So You Want to Play Vintage Doomsday This ManaTraders Series
- on Jul 07, 2022
The ManaTraders series for July is Vintage.
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Never played Vintage? Justin Gennari has tons of Vintage videos worth watching. Want to play a powerful deck? Doomsday is powerful. Coming from Legacy Doomsday? There's a few similarities. Always Be Casting Doomsday (ABCD). Or do you like me and want to play the same deck I do? Aw, that's touching. So let's talk about the deck.
Why Should I Play Doomsday?
Doomsday is one of the best decks in Vintage. It's fundamentals are so simple. Cast a spell for BBB, then draw and cast a card that has the text "you win the game" on it. Despite its namesake being a Black card, most of the deck is Blue cards, and Vintage is mad about Blue.
Why Shouldn't I Play Doomsday?
Despite the core of Doomsday being very simple, a lot can go wrong. It's a thrill to resolve a turn one Doomsday, but what if you don't know what your opponent is on? Did they not Force your Doomsday because they are on Shops or Hogaak? Or did they not have one in their opening hand? These questions and more demand answers as you build your pile.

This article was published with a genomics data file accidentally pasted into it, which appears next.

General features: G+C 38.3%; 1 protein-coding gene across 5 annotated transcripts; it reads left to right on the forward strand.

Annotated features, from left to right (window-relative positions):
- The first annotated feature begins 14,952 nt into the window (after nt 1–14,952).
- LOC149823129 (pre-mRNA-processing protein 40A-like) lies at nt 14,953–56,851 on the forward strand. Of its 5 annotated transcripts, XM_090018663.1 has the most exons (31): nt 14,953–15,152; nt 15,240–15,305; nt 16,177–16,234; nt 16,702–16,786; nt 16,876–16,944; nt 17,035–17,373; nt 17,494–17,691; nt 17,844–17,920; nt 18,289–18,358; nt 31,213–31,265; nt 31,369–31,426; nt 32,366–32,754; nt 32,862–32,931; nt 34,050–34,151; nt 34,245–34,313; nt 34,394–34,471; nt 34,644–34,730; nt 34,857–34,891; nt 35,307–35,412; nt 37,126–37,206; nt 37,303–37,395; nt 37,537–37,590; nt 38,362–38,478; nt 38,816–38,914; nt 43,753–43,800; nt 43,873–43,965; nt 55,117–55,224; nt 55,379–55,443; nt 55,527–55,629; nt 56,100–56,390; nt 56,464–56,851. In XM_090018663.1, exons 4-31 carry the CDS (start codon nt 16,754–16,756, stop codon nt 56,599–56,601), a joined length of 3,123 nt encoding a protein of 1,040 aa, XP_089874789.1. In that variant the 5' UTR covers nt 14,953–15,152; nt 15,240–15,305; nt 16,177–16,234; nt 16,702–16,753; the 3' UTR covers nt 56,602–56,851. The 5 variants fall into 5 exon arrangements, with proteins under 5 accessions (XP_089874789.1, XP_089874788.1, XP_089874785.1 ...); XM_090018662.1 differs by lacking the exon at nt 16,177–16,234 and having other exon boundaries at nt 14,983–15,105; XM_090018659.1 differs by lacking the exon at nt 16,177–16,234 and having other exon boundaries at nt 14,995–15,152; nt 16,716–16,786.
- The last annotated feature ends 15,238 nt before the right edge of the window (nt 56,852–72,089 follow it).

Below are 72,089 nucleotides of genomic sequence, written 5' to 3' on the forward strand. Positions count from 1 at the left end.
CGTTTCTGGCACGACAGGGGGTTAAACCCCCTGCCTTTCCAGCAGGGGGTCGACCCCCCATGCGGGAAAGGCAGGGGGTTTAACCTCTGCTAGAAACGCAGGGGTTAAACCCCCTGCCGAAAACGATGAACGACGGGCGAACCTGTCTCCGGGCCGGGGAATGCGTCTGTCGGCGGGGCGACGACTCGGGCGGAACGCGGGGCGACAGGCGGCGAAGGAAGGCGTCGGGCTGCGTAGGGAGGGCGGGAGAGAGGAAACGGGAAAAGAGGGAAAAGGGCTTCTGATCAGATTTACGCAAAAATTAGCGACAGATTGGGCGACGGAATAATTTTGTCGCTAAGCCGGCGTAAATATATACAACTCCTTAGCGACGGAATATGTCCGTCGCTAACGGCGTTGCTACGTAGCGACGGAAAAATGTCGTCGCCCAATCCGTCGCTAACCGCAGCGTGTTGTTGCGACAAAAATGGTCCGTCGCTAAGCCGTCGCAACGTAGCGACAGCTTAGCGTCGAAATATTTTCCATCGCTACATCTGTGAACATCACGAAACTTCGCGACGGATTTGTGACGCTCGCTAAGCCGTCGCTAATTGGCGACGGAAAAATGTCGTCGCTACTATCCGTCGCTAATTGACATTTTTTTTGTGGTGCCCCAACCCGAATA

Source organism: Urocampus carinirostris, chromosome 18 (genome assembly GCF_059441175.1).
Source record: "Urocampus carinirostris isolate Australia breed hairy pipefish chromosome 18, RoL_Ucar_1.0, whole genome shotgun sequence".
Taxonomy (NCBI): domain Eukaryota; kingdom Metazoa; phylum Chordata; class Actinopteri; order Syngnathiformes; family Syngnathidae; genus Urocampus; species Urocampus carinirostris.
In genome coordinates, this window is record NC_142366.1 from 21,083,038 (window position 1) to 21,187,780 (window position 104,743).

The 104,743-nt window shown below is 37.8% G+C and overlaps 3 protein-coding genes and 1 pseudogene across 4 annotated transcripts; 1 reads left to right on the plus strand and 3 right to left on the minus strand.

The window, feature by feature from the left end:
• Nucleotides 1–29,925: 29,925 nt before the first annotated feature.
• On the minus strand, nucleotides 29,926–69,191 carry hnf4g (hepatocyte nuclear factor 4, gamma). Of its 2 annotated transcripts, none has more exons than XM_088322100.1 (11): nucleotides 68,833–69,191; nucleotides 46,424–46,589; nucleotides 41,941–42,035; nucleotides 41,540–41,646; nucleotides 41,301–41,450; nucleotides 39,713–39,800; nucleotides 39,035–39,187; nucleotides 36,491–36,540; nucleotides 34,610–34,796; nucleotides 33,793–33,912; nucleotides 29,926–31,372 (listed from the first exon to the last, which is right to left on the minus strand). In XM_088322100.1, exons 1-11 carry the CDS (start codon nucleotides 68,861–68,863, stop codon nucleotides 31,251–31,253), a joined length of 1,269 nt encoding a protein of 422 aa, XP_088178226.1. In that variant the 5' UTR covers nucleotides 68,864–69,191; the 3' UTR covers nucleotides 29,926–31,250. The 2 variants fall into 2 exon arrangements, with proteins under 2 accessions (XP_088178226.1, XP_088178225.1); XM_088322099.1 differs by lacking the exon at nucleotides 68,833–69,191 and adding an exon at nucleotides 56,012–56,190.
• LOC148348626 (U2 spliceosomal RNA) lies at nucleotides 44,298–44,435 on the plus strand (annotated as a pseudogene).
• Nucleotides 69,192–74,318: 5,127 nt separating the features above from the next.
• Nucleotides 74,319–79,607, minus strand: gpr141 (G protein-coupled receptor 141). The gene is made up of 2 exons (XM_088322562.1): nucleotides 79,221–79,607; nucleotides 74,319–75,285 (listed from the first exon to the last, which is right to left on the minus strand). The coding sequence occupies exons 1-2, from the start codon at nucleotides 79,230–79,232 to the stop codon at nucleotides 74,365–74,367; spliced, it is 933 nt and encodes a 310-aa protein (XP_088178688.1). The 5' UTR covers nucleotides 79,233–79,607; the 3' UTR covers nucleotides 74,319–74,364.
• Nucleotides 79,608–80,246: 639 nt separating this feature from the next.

Playing Doomsday is easy. Playing Doomsday well requires experience with the format. This shouldn't stop you! You'll lose to things you didn't expect. Sometimes you can play around them. Sometimes you can't. You can make the "right" decisions and lose. It sucks. It feels bad.
Let me try to help that happen less.
Where do I start?
Rent a list. Right now I recommend discoverN's latest list. Play leagues. Yes, leagues. The practice rooms may be free, but you get what you pay for. You could make a one-player room and give the deck a spin until you feel comfortable with the basics. If you can proxy the deck in paper, even goldfishing the deck can help build some good habits for when you play.
Vintage has four pillars: Tinker, Bazaar of Baghdad, Mishra's Workshop, and Dark Ritual. Of course, you'll still run into other kinds of decks. Aggro. Control. Weird Combos. Even Burn shows up. Sometimes. Don't expect it, but don't expect to do well against it when you're spending half your life to try to win.
General Sideboarding Advice